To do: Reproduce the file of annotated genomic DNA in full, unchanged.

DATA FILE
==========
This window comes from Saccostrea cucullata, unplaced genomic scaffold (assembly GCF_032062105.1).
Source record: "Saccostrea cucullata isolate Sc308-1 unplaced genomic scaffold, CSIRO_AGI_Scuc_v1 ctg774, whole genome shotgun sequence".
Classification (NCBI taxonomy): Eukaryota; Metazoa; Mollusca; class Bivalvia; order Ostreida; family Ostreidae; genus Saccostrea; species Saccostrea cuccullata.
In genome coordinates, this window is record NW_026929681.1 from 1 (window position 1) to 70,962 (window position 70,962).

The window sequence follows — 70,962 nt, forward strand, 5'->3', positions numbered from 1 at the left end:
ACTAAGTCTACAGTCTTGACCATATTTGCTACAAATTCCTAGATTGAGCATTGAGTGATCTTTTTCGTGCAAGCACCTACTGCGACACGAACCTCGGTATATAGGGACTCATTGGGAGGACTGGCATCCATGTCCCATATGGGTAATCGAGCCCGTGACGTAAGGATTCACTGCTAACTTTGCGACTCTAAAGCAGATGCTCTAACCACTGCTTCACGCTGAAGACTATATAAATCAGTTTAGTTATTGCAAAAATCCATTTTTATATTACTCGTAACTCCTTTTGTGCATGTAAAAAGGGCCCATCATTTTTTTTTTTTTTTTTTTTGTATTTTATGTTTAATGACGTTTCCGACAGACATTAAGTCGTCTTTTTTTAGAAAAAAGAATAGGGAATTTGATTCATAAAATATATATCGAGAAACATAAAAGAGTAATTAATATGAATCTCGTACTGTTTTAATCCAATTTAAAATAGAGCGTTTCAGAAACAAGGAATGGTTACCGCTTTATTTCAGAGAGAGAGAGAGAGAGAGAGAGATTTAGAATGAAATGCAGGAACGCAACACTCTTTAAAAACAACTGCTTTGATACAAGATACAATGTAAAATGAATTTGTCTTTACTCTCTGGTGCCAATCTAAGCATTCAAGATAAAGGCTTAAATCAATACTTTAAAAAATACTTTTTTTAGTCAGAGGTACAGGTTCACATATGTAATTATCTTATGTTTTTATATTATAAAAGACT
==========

This window comes from Saccostrea cucullata, unplaced genomic scaffold (assembly GCF_032062105.1).
Source record: "Saccostrea cucullata isolate Sc308-1 unplaced genomic scaffold, CSIRO_AGI_Scuc_v1 ctg774, whole genome shotgun sequence".
Classification (NCBI taxonomy): Eukaryota; Metazoa; Mollusca; class Bivalvia; order Ostreida; family Ostreidae; genus Saccostrea; species Saccostrea cuccullata.
In genome coordinates, this window is record NW_026929681.1 from 1 (window position 1) to 70,962 (window position 70,962).

The window sequence follows — 70,962 nt, forward strand, 5'->3', positions numbered from 1 at the left end:
ACTAAGTCTACAGTCTTGACCATATTTGCTACAAATTCCTAGATTGAGCATTGAGTGATCTTTTTCGTGCAAGCACCTACTGCGACACGAACCTCGGTATATAGGGACTCATTGGGAGGACTGGCATCCATGTCCCATATGGGTAATCGAGCCCGTGACGTAAGGATTCACTGCTAACTTTGCGACTCTAAAGCAGATGCTCTAACCACTGCTTCACGCTGAAGACTATATAAATCAGTTTAGTTATTGCAAAAATCCATTTTTATATTACTCGTAACTCCTTTTGTGCATGTAAAAAGGGCCCATCATTTTTTTTTTTTTTTTTTTTGTATTTTATGTTTAATGACGTTTCCGACAGACATTAAGTCGTCTTTTTTTAGAAAAAAGAATAGGGAATTTGATTCATAAAATATATATCGAGAAACATAAAAGAGTAATTAATATGAATCTCGTACTGTTTTAATCCAATTTAAAATAGAGCGTTTCAGAAACAAGGAATGGTTACCGCTTTATTTCAGAGAGAGAGAGAGAGAGAGAGAGATTTAGAATGAAATGCAGGAACGCAACACTCTTTAAAAACAACTGCTTTGATACAAGATACAATGTAAAATGAATTTGTCTTTACTCTCTGGTGCCAATCTAAGCATTCAAGATAAAGGCTTAAATCAATACTTTAAAAAATACTTTTTTTAGTCAGAGGTACAGGTTCACATATGTAATTATCTTATGTTTTTATATTATAAAAGACT